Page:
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Who made Gentoo Linux, and when? A commit analysis

October 10, 2007

This article was contributed by Donnie Berkholz

Since LWN has published statistics on who wrote the Linux kernel, I thought readers might also be interested in who's writing other major open-source projects. I recently obtained the entire CVS repository history for Gentoo Linux, courtesy of Robin Johnson <robbat2 -AT- gentoo -dot- org>. Although some of the code has moved to Subversion or Git recently so these numbers may not be 100% accurate, the techniques used to analyze commits should be generally useful in understanding the progress and contributors to any project.

First, I wanted to understand the developer community. How much experience do our developers have with Gentoo, and how has that changed over time? To do this, I created a number called "lifetime" that's the length of time between the developer's first and last commits. Then I scanned across each month, checking the average developer lifetime. I used the scanning month for the last commit of active developers to get the developer's experience at that time, not the developer's experience today.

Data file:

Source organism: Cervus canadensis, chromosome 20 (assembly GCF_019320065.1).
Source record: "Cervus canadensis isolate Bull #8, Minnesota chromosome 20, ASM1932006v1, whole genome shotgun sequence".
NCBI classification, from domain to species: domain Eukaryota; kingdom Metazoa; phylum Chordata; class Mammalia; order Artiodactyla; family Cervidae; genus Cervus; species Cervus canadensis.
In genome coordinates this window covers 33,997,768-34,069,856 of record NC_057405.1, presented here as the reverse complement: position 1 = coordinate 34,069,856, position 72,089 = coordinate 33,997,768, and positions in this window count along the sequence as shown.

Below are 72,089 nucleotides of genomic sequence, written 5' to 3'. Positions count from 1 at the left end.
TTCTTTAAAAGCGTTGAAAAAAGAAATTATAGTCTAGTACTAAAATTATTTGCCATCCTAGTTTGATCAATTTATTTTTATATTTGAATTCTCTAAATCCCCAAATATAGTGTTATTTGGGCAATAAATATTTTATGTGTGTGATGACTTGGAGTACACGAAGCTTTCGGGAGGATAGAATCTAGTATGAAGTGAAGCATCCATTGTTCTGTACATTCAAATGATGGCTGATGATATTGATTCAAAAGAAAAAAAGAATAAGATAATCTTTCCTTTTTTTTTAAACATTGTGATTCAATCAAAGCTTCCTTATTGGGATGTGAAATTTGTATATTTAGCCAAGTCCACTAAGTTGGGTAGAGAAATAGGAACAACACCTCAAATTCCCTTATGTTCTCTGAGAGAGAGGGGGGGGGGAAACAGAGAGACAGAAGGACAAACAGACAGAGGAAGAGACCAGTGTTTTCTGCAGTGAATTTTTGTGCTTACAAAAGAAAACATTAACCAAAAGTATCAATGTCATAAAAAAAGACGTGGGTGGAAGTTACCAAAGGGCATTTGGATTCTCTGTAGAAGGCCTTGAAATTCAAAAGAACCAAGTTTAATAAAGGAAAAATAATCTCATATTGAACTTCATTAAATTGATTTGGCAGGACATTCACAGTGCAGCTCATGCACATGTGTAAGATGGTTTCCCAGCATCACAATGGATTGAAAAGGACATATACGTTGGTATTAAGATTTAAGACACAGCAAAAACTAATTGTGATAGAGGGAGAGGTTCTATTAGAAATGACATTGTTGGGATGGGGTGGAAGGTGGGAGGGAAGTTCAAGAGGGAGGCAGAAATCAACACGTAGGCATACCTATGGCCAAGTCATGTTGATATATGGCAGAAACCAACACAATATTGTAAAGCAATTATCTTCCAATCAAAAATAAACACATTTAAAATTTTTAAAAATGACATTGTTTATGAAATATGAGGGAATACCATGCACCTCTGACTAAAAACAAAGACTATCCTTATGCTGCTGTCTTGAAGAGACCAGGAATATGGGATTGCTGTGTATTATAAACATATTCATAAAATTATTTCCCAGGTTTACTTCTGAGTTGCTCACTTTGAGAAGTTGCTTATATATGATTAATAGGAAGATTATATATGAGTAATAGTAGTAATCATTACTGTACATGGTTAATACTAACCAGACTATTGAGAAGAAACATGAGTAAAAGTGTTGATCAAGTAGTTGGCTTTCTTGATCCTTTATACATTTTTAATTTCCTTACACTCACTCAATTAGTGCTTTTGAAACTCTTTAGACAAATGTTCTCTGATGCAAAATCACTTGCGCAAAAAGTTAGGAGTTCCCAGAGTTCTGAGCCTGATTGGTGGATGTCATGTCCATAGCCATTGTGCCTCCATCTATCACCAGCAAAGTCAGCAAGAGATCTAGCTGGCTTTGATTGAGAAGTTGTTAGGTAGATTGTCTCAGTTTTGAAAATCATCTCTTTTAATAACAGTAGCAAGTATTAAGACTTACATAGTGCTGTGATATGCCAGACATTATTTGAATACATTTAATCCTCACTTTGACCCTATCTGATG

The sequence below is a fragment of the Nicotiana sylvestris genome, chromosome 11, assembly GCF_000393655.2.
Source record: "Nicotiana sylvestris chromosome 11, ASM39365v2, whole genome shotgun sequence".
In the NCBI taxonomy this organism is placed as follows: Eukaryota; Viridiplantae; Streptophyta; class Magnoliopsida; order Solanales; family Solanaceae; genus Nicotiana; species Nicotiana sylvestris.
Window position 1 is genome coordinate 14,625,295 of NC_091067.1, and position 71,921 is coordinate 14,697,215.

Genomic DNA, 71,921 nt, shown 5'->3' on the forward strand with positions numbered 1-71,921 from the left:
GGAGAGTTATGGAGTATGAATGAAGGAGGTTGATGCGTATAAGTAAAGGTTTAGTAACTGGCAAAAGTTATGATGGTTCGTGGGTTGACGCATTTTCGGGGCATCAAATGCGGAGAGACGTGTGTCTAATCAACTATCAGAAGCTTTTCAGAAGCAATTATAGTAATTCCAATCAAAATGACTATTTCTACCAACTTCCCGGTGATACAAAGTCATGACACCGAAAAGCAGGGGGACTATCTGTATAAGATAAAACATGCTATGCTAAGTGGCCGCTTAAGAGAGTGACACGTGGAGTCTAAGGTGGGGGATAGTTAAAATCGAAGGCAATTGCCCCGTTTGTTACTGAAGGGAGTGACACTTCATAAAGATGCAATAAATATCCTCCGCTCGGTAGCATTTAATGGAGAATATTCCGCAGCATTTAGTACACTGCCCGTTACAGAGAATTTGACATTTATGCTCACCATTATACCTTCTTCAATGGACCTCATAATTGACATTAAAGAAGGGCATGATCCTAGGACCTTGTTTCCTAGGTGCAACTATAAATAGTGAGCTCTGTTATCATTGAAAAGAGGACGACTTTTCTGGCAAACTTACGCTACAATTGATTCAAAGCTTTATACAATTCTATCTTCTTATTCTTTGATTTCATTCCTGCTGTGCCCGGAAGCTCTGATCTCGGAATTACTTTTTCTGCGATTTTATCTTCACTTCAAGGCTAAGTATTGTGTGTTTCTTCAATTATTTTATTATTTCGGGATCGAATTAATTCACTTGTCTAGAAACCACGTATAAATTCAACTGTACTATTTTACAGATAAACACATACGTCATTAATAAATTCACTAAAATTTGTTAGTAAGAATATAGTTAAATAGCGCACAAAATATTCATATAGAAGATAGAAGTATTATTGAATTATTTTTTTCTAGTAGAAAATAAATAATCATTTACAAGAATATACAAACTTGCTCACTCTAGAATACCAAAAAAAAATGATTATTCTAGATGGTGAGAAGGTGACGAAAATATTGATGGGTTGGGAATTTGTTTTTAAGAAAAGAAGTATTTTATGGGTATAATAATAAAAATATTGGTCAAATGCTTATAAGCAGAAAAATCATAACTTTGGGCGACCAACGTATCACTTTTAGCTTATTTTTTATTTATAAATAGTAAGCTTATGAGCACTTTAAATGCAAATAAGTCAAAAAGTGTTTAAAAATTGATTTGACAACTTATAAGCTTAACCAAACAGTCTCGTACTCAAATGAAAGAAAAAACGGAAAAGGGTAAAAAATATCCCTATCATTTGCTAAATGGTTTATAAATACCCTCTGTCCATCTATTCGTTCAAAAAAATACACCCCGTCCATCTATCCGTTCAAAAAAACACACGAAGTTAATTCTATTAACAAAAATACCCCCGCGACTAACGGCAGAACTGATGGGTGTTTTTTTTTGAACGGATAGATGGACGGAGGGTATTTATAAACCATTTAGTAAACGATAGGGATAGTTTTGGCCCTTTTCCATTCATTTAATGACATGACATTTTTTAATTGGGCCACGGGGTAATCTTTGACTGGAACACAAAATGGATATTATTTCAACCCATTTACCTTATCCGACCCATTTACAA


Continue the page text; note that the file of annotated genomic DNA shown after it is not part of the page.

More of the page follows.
Developer lifetimes

What you can see is that the lifetimes go up roughly as a function of time since CVS history begins. This shows that the "average Gentoo developer" joins and stays involved for more than a year. Over a span of 3 years, the average lifetime increases from 1 year to 2 years.

Another way to look at this is to ask how many active and retired developers there are today as a function of when they gained commit access. The majority of active developers joined in 2005 and 2006, while the most retired developers joined in 2003 and 2004. This again shows that the average lifetime is around 2 years.